UTeach Meets Challenges and Celebrates Milestone

October 6, 2022

UTeach at The University of Texas at Austin is celebrating 25 years of preparing science, technology, engineering, and mathematics (STEM) teachers. The program combines rigorous subject matter work with secondary teaching certification without adding time or cost to four-year degrees. This makes it uniquely qualified to meet the current educational crisis, which is marked by a shortage of well-prepared teachers who both know their subject matter and are committed to teaching as a long-term, professional career.

“The best way to create enthusiastic STEM teachers is to start with STEM majors and inspire some to become teachers,” said Jeff Kodosky, Cofounder and Business and Technology Fellow, National Instruments, who inspired and supported the early development of UTeach. “This simple but brilliant idea made a lot of sense to me. It is exactly what UTeach does and why it is so successful.”

To mark the 25th anniversary, there will be a year-long campaign, which began with UTeach Austin student-led events on World Teachers’ Day, October 5, and continues with a 25th Anniversary Kickoff Celebration highlighting the UTeach Austin program on October 12. The Kickoff Celebration will feature a reception and showcase of UTeach initiatives and programs, as well as three panel presentations spotlighting how the program started, how it’s going, and what’s next.

“UTeach began in 1997 as a partnership between master teachers, STEM education faculty, and scientists and mathematicians. We have learned a lot since then about preparing teachers, but some of the first insights were right from the start: People who consider teaching should get to try it out right away. They need to know both what to teach and how to teach it. And some of the strongest students will choose teaching not as a backup but as their passion in life,” said Dr. Michael Marder, UTeach Executive Director and Professor of Physics at UT Austin.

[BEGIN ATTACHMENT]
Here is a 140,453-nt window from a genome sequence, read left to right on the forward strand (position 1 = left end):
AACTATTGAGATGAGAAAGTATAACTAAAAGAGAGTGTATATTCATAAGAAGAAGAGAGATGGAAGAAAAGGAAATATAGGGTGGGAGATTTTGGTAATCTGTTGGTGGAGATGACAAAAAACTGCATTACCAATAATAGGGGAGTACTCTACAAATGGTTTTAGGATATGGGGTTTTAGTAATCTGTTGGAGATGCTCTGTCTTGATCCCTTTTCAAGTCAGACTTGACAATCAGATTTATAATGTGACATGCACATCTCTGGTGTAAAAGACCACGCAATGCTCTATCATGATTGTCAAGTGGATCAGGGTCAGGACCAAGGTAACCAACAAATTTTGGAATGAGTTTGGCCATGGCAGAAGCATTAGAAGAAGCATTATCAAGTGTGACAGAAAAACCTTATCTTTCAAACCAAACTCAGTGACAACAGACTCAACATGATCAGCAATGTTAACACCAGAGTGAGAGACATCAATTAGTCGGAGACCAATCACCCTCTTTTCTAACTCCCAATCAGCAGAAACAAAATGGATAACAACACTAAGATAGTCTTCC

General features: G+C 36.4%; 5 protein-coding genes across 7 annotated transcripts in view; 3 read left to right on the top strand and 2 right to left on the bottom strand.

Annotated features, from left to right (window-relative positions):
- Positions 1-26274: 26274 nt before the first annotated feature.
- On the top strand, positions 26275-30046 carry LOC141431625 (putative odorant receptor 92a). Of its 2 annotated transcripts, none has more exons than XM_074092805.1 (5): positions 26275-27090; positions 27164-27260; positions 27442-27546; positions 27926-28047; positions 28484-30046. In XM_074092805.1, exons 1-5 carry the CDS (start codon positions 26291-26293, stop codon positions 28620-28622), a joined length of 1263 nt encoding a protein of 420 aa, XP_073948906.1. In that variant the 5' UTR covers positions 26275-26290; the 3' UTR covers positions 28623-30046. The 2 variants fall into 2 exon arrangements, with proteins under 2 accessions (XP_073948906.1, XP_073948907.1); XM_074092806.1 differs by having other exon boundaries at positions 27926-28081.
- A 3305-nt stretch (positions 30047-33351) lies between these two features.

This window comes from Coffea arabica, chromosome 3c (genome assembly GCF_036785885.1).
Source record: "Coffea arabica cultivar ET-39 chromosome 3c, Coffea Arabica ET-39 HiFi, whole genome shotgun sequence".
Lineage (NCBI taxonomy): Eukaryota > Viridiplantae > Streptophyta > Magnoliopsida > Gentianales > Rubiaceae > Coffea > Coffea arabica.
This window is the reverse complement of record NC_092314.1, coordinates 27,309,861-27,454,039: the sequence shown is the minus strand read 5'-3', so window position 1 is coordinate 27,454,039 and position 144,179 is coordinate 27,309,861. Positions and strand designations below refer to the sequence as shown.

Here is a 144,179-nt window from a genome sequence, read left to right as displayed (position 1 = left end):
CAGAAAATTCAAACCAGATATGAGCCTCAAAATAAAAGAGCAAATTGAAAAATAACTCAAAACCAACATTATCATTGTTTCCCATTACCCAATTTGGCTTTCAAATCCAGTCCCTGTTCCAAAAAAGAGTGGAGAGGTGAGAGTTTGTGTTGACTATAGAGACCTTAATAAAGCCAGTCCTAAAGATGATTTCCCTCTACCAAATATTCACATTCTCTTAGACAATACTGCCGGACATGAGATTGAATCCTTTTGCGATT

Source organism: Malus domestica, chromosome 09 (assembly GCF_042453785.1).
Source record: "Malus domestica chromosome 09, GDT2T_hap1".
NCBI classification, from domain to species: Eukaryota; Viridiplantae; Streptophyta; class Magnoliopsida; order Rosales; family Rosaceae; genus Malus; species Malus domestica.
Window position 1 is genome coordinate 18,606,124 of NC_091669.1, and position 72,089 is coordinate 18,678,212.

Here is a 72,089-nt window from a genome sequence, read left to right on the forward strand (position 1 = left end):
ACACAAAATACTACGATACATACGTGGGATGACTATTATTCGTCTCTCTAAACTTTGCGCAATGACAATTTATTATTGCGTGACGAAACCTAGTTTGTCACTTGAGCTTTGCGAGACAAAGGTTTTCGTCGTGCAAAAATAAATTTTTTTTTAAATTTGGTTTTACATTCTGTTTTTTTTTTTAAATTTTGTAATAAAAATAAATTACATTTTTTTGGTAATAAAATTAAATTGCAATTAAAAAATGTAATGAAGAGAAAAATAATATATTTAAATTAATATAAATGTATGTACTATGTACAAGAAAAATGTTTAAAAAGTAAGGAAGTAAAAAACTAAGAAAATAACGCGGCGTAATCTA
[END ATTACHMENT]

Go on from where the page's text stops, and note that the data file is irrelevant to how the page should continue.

Teachers trained using the UTeach model confer significant learning gains in mathematics and science to their students when compared to students of non-UTeach teachers. An independent research study found that secondary students taught by UTeach graduates outperformed all students in Texas by an additional 4 months of learning in math and 5.7 months in science over the course of one academic year.

Paige Roberts, a UTeach Austin graduate and high school science teacher, said, “One of the strengths of the UTeach program is that it’s extremely content focused and that it teaches you pedagogy through the lens of content.”

In addition to improving student learning outcomes, UTeach programs have increased the number of secondary STEM teachers produced by universities across the U.S. The program is currently being implemented at 56 colleges and universities in 23 states and the District of Columbia. In the past 25 years, UTeach programs have produced more than 7,600 STEM teachers. This significant growth has occurred despite overall national decreasing trends in teacher production.

The program has also generated a number of STEM education initiatives, all supporting the improvement of STEM education and the public education system overall. UTeach offers professional development, a Computer Science pathway, and accelerated certification programs; supports a national network of UTeach alumni; supports a professional organization, the UTeach STEM Educators Association; and hosts a yearly national conference. More information about UTeach is available at uteach.utexas.edu.

UTeach envisions a public educational system where all students regularly encounter high-quality STEM teachers with whom they identify and who engage students in inquiry-based, personally relevant, and rigorous STEM coursework that prepares them to pursue a variety of post-secondary STEM disciplines and careers. The UTeach motto is “We prepare teachers. They change the world.”

Please direct inquiries to Amy Winters at winters@uteach.utexas.edu.